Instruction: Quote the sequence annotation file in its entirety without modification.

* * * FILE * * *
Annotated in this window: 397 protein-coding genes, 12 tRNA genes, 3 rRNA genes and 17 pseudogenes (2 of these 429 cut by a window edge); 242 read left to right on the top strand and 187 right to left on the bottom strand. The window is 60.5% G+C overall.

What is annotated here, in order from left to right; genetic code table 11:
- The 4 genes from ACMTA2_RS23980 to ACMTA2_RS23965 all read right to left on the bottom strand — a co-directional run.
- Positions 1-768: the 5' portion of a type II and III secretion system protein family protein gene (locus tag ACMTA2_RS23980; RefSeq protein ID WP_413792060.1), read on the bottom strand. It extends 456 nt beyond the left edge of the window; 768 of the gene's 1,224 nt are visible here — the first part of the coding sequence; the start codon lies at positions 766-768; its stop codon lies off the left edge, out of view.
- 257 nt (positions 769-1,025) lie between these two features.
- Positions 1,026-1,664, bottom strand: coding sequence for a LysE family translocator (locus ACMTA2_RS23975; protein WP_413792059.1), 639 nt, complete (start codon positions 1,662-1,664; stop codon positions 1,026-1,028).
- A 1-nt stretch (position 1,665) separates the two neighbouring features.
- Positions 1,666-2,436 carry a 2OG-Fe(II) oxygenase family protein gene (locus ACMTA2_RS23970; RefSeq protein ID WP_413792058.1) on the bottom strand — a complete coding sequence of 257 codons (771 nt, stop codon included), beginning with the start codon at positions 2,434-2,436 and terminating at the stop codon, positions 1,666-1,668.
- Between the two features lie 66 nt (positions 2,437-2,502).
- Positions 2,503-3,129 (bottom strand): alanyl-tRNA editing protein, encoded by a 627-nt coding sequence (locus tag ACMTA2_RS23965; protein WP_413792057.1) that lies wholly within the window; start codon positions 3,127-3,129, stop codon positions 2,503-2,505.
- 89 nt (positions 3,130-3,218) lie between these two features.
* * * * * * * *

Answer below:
Annotated in this window: 397 protein-coding genes, 12 tRNA genes, 3 rRNA genes and 17 pseudogenes (2 of these 429 cut by a window edge); 242 read left to right on the top strand and 187 right to left on the bottom strand. The window is 60.5% G+C overall.

What is annotated here, in order from left to right; genetic code table 11:
- The 4 genes from ACMTA2_RS23980 to ACMTA2_RS23965 all read right to left on the bottom strand — a co-directional run.
- Positions 1-768: the 5' portion of a type II and III secretion system protein family protein gene (locus tag ACMTA2_RS23980; RefSeq protein ID WP_413792060.1), read on the bottom strand. It extends 456 nt beyond the left edge of the window; 768 of the gene's 1,224 nt are visible here — the first part of the coding sequence; the start codon lies at positions 766-768; its stop codon lies off the left edge, out of view.
- 257 nt (positions 769-1,025) lie between these two features.
- Positions 1,026-1,664, bottom strand: coding sequence for a LysE family translocator (locus ACMTA2_RS23975; protein WP_413792059.1), 639 nt, complete (start codon positions 1,662-1,664; stop codon positions 1,026-1,028).
- A 1-nt stretch (position 1,665) separates the two neighbouring features.
- Positions 1,666-2,436 carry a 2OG-Fe(II) oxygenase family protein gene (locus ACMTA2_RS23970; RefSeq protein ID WP_413792058.1) on the bottom strand — a complete coding sequence of 257 codons (771 nt, stop codon included), beginning with the start codon at positions 2,434-2,436 and terminating at the stop codon, positions 1,666-1,668.
- Between the two features lie 66 nt (positions 2,437-2,502).
- Positions 2,503-3,129 (bottom strand): alanyl-tRNA editing protein, encoded by a 627-nt coding sequence (locus tag ACMTA2_RS23965; protein WP_413792057.1) that lies wholly within the window; start codon positions 3,127-3,129, stop codon positions 2,503-2,505.
- 89 nt (positions 3,130-3,218) lie between these two features.